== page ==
1. Because of the constantly growing number of volumes, and to minimize coordination issues, Gottfried van Swieten emphasizes a set of instructions for registering all the books of the court library. Written instructions are by no means common prior to the end of the eighteenth century. Until then, cataloging takes place under the supervision of a librarian who instructs scriptors orally, pointing out problems and corrections as every-one goes along.

      Unlike prior (oral) efforts, Gottfried van Swieten created a writtten set of instructions for cataloging texts at the Austrian National Library. This helped to minimize coordination issues as well as time to teach and perfect the system.


      Written rules, laws, and algorithms help to create self-organization. This is done by saving time and energy that would have gone into the work of directed building of a system instead. The saved work can then be directed towards something else potentially more productive or regenerative.

    1. The problem almost certainly starts with the conception of what we're doing as "building websites".

      When we do so, we mindset of working on systems

      If your systems work compromises the artifacts then it's not good work

      This is part of a broader phenomenon, which is that when computers are involved with absolutely anything people seem to lose their minds good sensibilities just go out the window

      low expectations from everyone everyone is so used to excusing bad work

      sui generis medium

      violates the principle of least power

      what we should be doing when grappling with the online publishing problem—which is what this is; that's all it is—is, instead of thinking in terms of working on systems, thinking about this stuff in such a way that we never lose sight of the basics; the thing that we aspire to do when we want to put together a website is to deal in

      documents and their issuing authority

      That is, a piece of content and its name (the name is a qualified name that we recognize as valid only when the publisher has the relevant authority for that name, determined by its prefix; URLs)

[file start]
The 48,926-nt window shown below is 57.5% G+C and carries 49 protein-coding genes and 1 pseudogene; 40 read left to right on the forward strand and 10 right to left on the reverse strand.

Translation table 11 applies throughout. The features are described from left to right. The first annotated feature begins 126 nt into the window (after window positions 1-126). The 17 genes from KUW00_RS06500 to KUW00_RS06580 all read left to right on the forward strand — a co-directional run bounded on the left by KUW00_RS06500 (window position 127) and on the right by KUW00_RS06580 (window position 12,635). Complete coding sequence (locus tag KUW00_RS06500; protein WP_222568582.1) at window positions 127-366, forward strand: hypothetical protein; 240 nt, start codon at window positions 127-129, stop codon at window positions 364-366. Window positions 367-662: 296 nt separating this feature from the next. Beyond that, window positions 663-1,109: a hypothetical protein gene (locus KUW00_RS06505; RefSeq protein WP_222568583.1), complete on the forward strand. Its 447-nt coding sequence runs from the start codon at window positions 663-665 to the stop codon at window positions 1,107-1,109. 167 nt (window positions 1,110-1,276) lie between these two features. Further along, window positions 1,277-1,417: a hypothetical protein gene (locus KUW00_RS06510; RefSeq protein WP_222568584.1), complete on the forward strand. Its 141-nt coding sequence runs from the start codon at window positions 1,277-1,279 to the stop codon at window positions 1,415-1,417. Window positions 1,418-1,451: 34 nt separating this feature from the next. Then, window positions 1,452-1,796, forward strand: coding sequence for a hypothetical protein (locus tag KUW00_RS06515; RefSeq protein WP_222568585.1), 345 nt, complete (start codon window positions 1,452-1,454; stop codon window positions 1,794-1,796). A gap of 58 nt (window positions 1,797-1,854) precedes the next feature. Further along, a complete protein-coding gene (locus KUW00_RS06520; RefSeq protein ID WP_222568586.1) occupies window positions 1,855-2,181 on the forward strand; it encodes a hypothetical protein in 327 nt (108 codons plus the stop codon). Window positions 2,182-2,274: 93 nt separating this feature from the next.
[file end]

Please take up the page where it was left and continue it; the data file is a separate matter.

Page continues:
that's it that's all a Web site is

      anything else is auxiliary

      really not a lot different from what goes on when you publish a book take a manuscript through final revisions for publication and then get an ISBN issued for it

      so the problem comes from the industry

      people "building websites" like politicians doing bad work and then their constituents not holding them accountable because that's not how politics works you don't get held accountable for doing bad work

      so the thing to do is to recognize that if we're thinking about "websites" from any other position things that technical people try to steer us in the direction of like selecting a particular system and then propping it up and how to interact with a given system to convince it to do the thing we want it to do— then we're doing it wrong

      we're creating content and then giving it a name

  7. Jan 2022
  8. Dec 2021
    1. Pratt persuaded tribal elders and chiefs that the reason the "Washichu" (Lakota word for white man, loosely translates to Takes the Fat) had been able to take their land was that the Indians were uneducated. He said that the Natives were disadvantaged by being unable to speak and write English and, if they had that knowledge, they might have been able to protect themselves.

      Example where literacy provides perceived power over orality.